Anaplastic lymphoma kinase and its signalling molecules
as novel targets in lymphoma therapy
.

 

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Expert Opin Ther Targets, 9: 515-532, 2005.

Coluccia, A. M., Gunby, R. H., Tartari, C. J., Scapozza, L.,
Gambacorti-Passerini, C., and Passoni, L.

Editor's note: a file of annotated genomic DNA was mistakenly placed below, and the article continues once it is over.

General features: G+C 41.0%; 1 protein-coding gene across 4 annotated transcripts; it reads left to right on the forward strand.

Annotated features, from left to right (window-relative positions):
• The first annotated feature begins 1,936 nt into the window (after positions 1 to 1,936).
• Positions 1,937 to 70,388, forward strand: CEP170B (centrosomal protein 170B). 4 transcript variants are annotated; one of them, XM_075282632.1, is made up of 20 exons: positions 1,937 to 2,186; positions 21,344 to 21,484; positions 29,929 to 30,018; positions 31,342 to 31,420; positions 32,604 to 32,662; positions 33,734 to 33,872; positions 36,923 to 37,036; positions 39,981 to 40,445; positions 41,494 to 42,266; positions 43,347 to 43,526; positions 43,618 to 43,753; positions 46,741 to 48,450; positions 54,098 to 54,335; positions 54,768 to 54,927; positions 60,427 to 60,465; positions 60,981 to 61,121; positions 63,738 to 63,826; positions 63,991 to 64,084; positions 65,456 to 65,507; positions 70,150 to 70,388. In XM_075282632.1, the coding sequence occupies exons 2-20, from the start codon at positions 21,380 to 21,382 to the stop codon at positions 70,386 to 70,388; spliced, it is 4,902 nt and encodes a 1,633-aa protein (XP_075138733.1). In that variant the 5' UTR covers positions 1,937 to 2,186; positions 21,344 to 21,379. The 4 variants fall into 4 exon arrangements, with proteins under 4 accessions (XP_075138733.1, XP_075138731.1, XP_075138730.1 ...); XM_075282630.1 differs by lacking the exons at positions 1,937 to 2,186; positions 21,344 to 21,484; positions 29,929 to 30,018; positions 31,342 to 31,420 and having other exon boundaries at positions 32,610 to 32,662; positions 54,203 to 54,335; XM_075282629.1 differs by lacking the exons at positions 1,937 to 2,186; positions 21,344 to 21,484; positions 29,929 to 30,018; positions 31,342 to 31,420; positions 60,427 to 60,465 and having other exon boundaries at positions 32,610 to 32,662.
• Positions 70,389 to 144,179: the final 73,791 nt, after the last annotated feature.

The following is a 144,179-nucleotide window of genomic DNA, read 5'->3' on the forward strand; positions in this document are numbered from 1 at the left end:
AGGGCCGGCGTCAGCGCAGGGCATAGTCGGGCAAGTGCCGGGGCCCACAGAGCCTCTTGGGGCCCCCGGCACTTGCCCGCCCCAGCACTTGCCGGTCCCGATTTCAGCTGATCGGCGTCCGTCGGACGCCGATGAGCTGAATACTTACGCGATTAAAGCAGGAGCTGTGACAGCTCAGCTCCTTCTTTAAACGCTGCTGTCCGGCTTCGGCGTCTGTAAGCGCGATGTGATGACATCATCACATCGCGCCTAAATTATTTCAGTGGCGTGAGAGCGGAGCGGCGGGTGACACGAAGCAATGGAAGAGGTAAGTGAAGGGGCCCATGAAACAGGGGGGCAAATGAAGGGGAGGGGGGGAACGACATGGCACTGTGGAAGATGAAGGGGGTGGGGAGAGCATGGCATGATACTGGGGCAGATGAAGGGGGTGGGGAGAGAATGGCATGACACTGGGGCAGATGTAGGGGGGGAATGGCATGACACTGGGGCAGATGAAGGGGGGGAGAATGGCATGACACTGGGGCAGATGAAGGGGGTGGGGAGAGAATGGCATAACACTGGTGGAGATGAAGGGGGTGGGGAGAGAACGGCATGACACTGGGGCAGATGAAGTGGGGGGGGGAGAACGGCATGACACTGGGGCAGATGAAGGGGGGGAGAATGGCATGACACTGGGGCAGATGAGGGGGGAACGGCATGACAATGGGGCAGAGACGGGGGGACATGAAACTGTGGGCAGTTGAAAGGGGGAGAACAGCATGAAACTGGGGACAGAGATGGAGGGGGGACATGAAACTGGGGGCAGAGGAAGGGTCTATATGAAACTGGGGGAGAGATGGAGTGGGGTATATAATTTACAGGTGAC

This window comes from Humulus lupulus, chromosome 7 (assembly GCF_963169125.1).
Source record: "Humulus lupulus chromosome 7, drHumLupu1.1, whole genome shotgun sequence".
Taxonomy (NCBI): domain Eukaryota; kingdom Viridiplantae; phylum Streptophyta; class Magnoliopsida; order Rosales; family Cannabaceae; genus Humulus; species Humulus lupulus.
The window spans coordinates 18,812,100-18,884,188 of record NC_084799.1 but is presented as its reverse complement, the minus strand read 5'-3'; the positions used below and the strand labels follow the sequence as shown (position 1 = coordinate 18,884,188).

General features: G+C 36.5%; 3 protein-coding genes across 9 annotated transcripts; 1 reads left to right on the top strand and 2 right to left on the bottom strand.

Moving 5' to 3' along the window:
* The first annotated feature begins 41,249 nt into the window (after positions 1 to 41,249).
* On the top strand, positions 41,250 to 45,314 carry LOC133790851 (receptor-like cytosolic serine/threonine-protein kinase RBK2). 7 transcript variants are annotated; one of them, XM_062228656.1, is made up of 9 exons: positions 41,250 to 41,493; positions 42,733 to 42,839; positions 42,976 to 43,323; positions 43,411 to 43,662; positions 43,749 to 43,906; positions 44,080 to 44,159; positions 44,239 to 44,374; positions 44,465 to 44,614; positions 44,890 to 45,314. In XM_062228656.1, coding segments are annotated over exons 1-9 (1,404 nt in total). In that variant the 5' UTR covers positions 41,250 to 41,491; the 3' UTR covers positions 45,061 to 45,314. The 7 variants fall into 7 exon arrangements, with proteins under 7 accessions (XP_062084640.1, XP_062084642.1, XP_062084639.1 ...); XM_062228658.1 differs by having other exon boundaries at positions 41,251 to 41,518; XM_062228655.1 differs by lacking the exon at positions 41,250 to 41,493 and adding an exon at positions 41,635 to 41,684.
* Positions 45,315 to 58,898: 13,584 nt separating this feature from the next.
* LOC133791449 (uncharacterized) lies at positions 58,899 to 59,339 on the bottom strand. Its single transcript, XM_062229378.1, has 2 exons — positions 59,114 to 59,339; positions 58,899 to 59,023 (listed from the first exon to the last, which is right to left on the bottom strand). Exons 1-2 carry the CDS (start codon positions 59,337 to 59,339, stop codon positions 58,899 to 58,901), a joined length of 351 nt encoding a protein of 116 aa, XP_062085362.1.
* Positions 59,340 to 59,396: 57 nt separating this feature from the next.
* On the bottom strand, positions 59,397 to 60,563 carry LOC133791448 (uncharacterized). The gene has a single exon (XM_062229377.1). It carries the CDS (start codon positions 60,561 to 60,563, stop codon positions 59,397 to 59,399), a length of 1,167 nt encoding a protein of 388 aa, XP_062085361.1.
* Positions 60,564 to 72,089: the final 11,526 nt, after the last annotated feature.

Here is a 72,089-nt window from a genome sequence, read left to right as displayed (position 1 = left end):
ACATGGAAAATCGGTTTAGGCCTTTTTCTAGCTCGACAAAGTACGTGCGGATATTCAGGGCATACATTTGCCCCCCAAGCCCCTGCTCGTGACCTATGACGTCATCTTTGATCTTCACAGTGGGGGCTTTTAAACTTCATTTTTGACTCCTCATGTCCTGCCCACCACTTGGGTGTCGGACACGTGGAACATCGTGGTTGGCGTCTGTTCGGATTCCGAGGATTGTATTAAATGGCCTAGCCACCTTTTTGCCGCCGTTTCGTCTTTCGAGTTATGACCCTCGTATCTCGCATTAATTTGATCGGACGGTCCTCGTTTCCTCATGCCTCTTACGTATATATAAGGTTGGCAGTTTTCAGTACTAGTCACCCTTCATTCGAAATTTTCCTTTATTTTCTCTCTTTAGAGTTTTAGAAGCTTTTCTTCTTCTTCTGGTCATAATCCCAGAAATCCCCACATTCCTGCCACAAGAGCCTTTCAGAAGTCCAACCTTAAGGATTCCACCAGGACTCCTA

A crucial issue in the development of molecularly-targeted anticancer therapies is the identification of appropriate molecules whose targeting would result in tumour regression with a minimal level of systemic toxicity. Anaplastic lymphoma kinase (ALK) is a transmembrane receptor tyrosine kinase, normally expressed at low levels in the nervous system. As a consequence of chromosomal translocations involving the alk gene (2p23), ALK is also aberrantly expressed and constitutively activated in ~ 60% of CD30+ anaplastic large cell lymphomas (ALCLs). Due to the selective overexpression of ALK in tumour cells, its direct involvement in the process of malignant transformation and its frequent expression in ALCL patients, the authors recognise ALK as a suitable candidate for the development of molecularly targeted strategies for the therapeutic treatment of ALK-positive lymphomas. Strategies targeting ALK directly or indirectly via the inhibition of the protein networks responsible for ALK oncogenic signalling are discussed.

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